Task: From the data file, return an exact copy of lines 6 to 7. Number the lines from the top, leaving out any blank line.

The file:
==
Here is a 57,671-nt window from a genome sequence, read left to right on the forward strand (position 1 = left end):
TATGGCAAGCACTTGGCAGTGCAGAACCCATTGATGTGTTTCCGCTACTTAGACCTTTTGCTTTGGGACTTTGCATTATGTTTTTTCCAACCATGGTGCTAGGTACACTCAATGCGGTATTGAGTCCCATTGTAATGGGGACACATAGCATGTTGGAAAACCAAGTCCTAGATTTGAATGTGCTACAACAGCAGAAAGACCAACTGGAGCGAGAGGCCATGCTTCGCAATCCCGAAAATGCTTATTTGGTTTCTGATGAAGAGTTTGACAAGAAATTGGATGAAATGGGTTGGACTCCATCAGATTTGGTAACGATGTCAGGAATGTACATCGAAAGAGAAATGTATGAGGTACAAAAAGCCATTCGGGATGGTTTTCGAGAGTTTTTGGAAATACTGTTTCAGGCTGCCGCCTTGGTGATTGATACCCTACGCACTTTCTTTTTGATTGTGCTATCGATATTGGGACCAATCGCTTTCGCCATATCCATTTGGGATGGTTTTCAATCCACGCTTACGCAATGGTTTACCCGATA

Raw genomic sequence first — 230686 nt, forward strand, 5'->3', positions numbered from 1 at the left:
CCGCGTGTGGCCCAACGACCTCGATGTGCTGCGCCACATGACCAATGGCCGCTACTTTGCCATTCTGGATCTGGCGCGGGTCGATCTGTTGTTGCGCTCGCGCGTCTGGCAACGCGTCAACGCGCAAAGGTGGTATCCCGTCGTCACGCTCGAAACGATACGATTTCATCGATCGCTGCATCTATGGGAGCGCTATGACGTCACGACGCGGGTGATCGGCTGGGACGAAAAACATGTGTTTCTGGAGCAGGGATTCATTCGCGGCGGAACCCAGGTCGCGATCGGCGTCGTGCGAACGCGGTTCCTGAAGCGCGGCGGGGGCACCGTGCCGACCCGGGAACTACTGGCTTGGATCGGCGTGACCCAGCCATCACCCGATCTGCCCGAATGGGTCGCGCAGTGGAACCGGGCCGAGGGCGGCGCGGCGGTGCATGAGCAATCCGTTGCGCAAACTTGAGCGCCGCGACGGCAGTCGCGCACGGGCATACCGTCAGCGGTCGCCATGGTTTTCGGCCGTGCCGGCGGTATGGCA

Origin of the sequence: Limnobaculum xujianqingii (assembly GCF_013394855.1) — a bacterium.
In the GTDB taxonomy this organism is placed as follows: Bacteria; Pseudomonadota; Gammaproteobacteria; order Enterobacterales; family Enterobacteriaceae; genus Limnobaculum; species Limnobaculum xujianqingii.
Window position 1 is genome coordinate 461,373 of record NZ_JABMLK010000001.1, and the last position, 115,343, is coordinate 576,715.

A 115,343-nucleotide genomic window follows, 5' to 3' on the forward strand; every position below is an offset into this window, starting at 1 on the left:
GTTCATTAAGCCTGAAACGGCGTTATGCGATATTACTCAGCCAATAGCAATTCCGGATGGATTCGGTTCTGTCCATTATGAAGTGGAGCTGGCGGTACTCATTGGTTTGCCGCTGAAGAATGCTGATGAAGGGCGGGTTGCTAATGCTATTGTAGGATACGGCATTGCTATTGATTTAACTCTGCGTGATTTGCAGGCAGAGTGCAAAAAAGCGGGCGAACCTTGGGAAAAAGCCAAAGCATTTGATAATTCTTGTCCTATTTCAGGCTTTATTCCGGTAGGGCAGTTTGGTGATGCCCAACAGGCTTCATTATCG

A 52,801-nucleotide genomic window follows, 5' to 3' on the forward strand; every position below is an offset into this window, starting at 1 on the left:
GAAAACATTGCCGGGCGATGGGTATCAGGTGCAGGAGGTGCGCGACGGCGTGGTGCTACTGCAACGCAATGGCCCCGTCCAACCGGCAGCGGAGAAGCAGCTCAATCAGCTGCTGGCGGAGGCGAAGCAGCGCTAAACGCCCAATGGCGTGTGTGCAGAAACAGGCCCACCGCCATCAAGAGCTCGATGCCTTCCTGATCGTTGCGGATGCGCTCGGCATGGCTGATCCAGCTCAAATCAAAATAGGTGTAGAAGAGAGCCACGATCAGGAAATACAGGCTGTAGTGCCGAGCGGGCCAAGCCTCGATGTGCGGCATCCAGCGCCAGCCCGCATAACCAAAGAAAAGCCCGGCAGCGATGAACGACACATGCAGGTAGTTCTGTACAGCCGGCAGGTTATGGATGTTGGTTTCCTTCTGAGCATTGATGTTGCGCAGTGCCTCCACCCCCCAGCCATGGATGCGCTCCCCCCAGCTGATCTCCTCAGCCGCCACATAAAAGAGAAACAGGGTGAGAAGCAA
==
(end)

In the GTDB taxonomy this organism is placed as follows: Bacteria; Pseudomonadota; Gammaproteobacteria; order Enterobacterales; family Enterobacteriaceae; genus Limnobaculum; species Limnobaculum xujianqingii.
Window position 1 is genome coordinate 461,373 of record NZ_JABMLK010000001.1, and the last position, 115,343, is coordinate 576,715.